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Phil Jackson Helping The Pistons Means Absolutely Nothing

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NEW YORK, NY - April 5: Phil Jackson of the 1972 - 1973 Championship New York Knicks team during a ceremony at halftime honoring the 40th anniversary of the team's victory in the NBA Finals on April 5, 2013 at Madison Square Garden in New York City. NOTE TO USER: User expressly acknowledges and agrees that, by downloading and or using this photograph, User is consenting to the terms and conditions of the Getty Images License Agreement. Mandatory Copyright Notice: Copyright 2013 NBAE (Photo by Nathaniel S. Butler/NBAE via Getty Images)

NEW YORK, NY – April 5: Phil Jackson of the 1972 – 1973 Championship New York Knicks team during a ceremony at halftime honoring the 40th anniversary of the team’s victory in the NBA Finals on April 5, 2013 at Madison Square Garden in New York City. NOTE TO USER: User expressly acknowledges and agrees that, by downloading and or using this photograph, User is consenting to the terms and conditions of the Getty Images License Agreement. Mandatory Copyright Notice: Copyright 2013 NBAE (Photo by Nathaniel S. Butler/NBAE via Getty Images)

Ericface Eric Thomas
Eric Thomas spent most of his career in Flint working as a rock r...
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By: Eric Thomas

Phil Jackson has been tapped to help find a coach for the Pistons. What does this mean? Nothing. This is the sports version of empty calories; a pleasant momentary distraction from the mess the Pistons have become. Fans hoping that Jackson pulls a Dick Cheney and names himself the coach are delusional; the Zen Master isn’t signing up for a team with unproven talent and devoid of superstars.

If anything, the move has already yielded results. The media chased the proverbial laser pointer, as we always do. Any mention of Jackson gives media types the vapors. Just mention the hall of fame coach’s name and normally collected men and women break into a chunky flop sweat, blinking rapidly with hand held to the forehead, before falling into a fainting couch, murmuring in a dream state about eleven championships. The Pistons’ coaching search immediately made the front page, likely informing the rest of the country that the Pistons’ don’t currently have a coach.

Jackson’s success cannot be denied, although astute eyes might point out that Jackson had a boost by holding only the best jobs in the NBA, his name adds credibility to the organization. Why do we assume that his talent in picking coaches? The Zen Master doesn’t have any front office experience; he hasn’t consulted in coaching decisions before. Great coaches don’t always make great general managers, and history is riddled with failure when they try.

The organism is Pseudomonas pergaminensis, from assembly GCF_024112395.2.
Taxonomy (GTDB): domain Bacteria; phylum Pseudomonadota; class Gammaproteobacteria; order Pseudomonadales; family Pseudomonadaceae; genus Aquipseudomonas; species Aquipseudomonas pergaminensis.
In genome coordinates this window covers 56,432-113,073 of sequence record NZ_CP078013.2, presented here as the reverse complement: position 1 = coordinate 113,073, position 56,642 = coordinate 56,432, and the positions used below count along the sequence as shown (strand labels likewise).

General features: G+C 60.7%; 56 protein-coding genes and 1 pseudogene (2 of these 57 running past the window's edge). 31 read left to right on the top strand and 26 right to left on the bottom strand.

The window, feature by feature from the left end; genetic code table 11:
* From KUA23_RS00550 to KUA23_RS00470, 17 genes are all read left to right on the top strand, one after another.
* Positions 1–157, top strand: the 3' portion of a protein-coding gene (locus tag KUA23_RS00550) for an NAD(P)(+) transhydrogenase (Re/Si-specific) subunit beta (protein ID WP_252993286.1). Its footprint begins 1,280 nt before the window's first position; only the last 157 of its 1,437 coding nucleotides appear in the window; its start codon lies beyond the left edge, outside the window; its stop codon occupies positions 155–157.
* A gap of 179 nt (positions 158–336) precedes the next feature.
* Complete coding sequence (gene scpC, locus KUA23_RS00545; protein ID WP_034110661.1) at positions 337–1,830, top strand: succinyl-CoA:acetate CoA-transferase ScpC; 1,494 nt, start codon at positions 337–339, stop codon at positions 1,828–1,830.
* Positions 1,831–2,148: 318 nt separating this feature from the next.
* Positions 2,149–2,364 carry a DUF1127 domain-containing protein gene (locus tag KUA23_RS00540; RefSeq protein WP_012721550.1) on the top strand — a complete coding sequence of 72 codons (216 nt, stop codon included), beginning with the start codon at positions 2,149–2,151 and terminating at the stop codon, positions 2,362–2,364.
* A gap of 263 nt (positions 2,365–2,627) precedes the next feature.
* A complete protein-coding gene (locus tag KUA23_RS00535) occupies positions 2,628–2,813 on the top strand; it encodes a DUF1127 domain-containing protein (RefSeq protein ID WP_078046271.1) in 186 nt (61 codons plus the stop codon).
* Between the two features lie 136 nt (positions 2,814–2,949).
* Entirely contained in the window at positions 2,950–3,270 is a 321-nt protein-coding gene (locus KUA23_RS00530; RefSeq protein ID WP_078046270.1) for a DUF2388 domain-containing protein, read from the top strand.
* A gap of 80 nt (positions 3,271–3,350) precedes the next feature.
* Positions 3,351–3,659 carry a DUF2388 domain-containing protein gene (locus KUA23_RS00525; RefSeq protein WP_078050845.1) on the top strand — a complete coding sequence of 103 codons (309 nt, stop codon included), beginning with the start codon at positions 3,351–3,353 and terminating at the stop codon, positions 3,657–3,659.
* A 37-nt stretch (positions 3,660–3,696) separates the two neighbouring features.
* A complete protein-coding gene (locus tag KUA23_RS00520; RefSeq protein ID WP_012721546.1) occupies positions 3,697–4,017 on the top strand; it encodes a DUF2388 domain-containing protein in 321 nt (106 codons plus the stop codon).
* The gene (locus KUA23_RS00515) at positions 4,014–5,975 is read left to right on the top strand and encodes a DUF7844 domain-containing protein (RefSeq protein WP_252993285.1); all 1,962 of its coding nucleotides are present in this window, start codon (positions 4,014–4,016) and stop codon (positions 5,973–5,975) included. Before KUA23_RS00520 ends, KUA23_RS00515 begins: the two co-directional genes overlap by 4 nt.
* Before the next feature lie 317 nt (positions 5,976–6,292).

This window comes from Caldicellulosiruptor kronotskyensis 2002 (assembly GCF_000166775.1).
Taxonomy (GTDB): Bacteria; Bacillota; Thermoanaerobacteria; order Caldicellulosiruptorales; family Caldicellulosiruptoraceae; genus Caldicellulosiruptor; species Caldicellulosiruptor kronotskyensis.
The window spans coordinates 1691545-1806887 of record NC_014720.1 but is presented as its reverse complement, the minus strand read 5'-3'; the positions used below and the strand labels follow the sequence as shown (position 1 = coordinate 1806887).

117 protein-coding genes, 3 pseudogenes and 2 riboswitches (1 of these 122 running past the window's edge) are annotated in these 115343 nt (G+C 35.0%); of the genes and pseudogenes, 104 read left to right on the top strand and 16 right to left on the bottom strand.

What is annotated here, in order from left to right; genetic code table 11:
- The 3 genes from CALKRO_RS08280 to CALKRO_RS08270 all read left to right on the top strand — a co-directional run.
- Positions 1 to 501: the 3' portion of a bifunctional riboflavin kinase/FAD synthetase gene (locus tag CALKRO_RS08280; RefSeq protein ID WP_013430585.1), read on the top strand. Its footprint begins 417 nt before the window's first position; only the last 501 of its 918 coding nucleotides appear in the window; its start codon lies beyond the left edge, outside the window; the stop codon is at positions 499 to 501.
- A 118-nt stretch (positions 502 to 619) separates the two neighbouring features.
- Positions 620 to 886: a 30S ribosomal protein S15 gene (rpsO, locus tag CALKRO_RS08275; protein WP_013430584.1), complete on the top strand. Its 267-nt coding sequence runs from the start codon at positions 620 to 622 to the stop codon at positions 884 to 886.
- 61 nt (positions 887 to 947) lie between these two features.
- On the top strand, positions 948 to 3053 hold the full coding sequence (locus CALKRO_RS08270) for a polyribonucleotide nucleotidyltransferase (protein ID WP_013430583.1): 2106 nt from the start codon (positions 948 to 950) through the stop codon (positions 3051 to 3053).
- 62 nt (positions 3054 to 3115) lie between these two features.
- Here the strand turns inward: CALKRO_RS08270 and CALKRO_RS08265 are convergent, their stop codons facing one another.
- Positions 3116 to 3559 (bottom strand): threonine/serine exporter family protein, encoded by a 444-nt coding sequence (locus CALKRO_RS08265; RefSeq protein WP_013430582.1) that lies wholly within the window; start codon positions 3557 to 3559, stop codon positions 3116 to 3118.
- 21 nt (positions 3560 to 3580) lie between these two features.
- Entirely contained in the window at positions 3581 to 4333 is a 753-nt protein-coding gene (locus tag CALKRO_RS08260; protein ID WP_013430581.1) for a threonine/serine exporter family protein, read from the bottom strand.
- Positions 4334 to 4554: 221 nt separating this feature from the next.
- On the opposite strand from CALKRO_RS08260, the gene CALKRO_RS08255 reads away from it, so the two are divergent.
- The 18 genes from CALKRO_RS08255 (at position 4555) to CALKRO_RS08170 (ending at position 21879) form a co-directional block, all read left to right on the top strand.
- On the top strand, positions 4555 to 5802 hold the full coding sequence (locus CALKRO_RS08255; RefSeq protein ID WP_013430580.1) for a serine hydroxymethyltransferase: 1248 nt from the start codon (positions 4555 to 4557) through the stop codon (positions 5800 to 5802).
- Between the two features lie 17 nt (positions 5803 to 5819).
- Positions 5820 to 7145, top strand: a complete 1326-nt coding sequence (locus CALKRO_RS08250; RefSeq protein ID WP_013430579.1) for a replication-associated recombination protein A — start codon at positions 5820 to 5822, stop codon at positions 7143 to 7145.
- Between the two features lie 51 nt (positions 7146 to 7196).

The Pistons have a rotten record with coaches. A grisly scene is framed in the rear view; since Chuck Daly it’s been a one or two year job. Even in the good years, the team has gone through coaches like Taylor Swift goes through boyfriends. Maybe because of this history, the good candidates are unlikely to return Joe Dumars’ call. Perhaps Phil Jackson’s involvement helps this problem, as any candidate will likely call Jackson back, but the person interviewed knows who they will ultimately work for.

This can’t sit well with Dumars and move only makes his retention at the end of the season more curious. If Gores didn’t trust his judgement in selecting a coach, so much that he had to booty call one of the most decorated coaches in the history of sports, why would he keep Dumars when he fired Larry Frank? It doesn’t make sense, and only further shines a light on a franchise in disarray.

Jackson always gets the best jobs. He gets to make the decision and absorb none of the blame. He can float into Auburn Hills on a carpet, anoint his choice in oil and ascend back to the clouds. If the choice doesn’t work out, it will be in spite of his efforts and not as a result of them. If it works it’s just an addendum stapled to an already amazing resume. He can’t lose, even if the Pistons are stuck with one of his former assistants that isn’t ready for prime time.

It’s a change of pace story for the Pistons, a team who hasn’t had any good news to lean on as of late. A hall of fame coach is helping the Pistons search for the next one; the Zen Master is in Detroit if only for a few fleeting moments, that is happening no matter how meaningless. Phil Jackson will not be the coach of the Pistons, but if this story makes you feel somehow better about the franchise, so be it. Focus on the moment, appreciate it while it lasts.

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